You say it's not a sword
But with your pen you torture men
You'd crucify the Lord

Recommended reading material on the DRDO:

Wednesday, August 30, 2006

Book Review: The Writing on the Wall - India Checkmates America 2017

I'm currently reading "The Writing on the Wall - India Checkmates America 2017" by General Padmanabhan (Retd). It would be an understatement to call this book a disappointment. The grammar couldn't be worse, tenses are all wrong in half the paragraphs, spelling mistakes make their presence felt from time to time, there are too many "Given the right chance, Indians are second to none" cliches, and conversations (even the informal ones) between the characters are too dry and full of diplomat-ese to make them seem believable. Some parts of this book come across as political essays rather than chapters of a novel, and completely mess up the flow of the story. As if all this were not bad enough, the portrayal of politicians as resolute patriots who put the country before the party, the absence of inter-departmental rivalries, the development of a super-duper missile-defence shield by India which defends the country against a salvo of Tomahawk missiles launched by the USA, and the way in which things just fall into place for India make this book as believable as one of Karan Johar's movies. The shrill anti-American rhetoric only serves to make things worse.

But then again, there are some parts of the book that are so insightful and well-crafted, that they could only be penned by the hands of a seasoned soldier like General Padmanabhan. He illustrates very well what a determined India with a resolute and focused leadership and workforce is capable of achieving. His description of a "National Agenda" and a "National Defence Plan", research under military science & technology establishments free of corruption and bureaucratic hassles, the handling of internal unrest which results in peace in Nagaland, Manipur and Assam, and the Indian retaliation against Pakistani attacks hold many lessons for the country. But these scenarios are few and far in between, and given the current state of our politics, hardly realistic.

All in all, this is the kind of book one would expect Tarun Tejpal (of Bunker 13 "fame") to write. Coming from an ex Army Chief, and a very good Chief, I must say, this book is a huge let-down.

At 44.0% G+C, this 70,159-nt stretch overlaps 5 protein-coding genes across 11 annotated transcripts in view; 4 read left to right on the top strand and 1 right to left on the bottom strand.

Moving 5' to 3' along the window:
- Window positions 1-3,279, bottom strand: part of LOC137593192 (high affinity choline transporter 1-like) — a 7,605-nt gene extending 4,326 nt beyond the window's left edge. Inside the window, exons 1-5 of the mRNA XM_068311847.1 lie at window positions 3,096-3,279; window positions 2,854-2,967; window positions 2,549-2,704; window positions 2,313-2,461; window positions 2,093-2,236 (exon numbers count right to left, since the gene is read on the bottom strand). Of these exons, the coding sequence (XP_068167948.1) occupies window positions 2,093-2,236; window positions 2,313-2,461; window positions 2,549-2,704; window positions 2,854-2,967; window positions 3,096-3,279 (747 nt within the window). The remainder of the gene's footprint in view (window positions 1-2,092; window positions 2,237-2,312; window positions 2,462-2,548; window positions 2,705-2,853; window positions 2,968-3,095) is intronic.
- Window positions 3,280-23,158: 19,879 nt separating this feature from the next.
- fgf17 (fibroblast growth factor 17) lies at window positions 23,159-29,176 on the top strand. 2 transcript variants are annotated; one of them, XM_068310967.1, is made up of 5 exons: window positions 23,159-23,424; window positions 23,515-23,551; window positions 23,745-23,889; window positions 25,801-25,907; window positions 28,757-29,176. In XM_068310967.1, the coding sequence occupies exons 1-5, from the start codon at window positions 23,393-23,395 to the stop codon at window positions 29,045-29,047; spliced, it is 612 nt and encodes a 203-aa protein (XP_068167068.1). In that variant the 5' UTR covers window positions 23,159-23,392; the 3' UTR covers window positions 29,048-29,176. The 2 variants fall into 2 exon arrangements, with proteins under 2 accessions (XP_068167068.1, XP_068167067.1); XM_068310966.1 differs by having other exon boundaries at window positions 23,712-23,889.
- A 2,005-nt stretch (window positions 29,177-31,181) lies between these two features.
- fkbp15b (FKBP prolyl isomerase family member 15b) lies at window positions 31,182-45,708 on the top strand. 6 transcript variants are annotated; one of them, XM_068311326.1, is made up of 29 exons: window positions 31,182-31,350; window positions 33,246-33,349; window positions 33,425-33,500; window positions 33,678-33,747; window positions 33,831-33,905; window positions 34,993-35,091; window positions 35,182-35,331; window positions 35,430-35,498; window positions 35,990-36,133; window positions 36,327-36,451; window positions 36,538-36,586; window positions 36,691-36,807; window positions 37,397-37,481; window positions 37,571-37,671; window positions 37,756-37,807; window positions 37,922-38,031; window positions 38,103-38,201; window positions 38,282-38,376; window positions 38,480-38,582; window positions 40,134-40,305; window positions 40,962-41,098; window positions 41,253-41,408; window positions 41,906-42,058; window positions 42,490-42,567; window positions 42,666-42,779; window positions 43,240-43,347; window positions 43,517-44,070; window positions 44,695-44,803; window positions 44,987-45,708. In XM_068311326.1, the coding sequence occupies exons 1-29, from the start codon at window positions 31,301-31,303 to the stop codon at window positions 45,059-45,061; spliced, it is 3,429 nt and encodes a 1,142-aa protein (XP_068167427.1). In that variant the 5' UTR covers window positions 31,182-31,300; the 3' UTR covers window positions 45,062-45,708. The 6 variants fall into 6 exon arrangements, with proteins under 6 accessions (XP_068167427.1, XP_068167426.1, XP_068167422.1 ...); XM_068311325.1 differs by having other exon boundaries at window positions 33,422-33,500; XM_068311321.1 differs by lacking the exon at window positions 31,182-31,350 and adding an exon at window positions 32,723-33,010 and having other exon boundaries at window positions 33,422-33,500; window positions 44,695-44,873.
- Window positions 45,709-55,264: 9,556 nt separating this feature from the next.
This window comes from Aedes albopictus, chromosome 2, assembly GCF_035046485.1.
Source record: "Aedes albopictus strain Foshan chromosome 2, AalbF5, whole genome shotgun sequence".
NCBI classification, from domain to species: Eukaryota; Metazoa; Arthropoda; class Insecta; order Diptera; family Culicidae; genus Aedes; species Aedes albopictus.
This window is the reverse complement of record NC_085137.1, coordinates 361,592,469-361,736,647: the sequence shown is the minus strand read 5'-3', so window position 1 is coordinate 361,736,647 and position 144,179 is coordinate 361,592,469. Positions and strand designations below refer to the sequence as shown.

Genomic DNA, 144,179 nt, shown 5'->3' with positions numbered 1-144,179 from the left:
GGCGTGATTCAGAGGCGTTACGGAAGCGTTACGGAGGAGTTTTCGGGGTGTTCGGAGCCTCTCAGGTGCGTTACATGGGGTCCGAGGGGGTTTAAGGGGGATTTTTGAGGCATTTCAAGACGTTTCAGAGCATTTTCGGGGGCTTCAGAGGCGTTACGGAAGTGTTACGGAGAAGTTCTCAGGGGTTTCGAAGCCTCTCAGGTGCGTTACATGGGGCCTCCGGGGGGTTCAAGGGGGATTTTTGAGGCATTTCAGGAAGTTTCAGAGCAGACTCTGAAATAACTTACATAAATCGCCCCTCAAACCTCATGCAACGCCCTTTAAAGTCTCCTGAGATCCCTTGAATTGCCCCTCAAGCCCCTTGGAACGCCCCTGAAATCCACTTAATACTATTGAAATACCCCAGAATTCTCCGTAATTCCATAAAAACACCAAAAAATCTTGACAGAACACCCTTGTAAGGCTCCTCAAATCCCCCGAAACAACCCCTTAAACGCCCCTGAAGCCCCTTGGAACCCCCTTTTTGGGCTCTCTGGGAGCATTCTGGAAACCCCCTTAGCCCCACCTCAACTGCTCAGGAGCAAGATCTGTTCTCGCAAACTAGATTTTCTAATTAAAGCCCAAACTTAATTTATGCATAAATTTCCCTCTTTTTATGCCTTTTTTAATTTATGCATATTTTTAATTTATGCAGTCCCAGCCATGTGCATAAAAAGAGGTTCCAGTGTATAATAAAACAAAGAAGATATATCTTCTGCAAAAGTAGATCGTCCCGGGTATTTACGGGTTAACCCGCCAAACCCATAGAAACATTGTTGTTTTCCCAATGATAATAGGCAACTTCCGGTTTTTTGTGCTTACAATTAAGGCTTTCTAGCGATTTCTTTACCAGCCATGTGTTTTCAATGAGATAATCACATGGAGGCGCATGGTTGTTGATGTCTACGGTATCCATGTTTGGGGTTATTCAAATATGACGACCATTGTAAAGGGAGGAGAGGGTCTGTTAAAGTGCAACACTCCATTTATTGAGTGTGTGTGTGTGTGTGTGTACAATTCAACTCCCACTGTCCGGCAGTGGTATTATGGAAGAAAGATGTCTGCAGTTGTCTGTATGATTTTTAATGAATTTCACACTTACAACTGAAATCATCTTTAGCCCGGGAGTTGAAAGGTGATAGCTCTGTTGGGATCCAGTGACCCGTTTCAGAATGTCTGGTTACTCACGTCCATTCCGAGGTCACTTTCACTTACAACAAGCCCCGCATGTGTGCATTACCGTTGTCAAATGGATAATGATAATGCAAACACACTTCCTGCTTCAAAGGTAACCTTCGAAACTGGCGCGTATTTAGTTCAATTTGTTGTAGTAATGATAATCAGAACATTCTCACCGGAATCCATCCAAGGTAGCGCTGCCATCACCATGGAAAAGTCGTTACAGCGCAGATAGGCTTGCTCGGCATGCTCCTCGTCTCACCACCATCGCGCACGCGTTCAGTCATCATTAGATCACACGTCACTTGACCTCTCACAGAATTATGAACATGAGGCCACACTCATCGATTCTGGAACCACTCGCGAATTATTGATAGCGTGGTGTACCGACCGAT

Thursday, July 13, 2006


I am utterly disgusted at the way everyone, including the government and the media, has gone overboard labelling the terrorists responsible for the Mumbai blasts as “cowardly”. I really wonder as to how entering a hostile foreign country, planting bombs in the lifeline of the economic capital, murdering close to two hundred people, and escaping without hardly a trace is a cowardly act. Rather, it is the Government of India that has set new standards in cowardice by using the standard weak-kneed response of “condemning the blasts”, “appealing for calm”, and “not letting this incident derail the peace process”. All this becomes doubly frustrating when one reads about a tiny country like Israel going on an all-out offensive against Hamas to rescue one of its kidnapped soldiers.

Also appalling is the all-round praise of the common Mumbaikar’s “spirit”, and “resilience” in getting life back on line, which in reality is a manifestation of our notorious “don’t care attitude”. While the alacrity with which the citizens of Mumbai came out to help the injured deserves nothing but the highest level of tribute, the reaction of these very citizens to the killings is hardly anything to be proud of. After the 9/11 attacks, New Yorkers stood united and demanded retribution. I wonder when Mumbaikars will do the same.

Saturday, June 24, 2006

Women in the Armed Forces - Random Thoughts

Lt. Sushmita Chakraborty’s tragic suicide a few days ago has raised many questions about the status and treatment of women in the Indian Army. Add to that the Army Vice Chief Lt General Pattabhiraman’s remark which was totally taken out of context and blown out of proportion by the Desi Dork Media, and one has all the ingredients of a full-blown controversy just waiting to explode. My thoughts on the issue: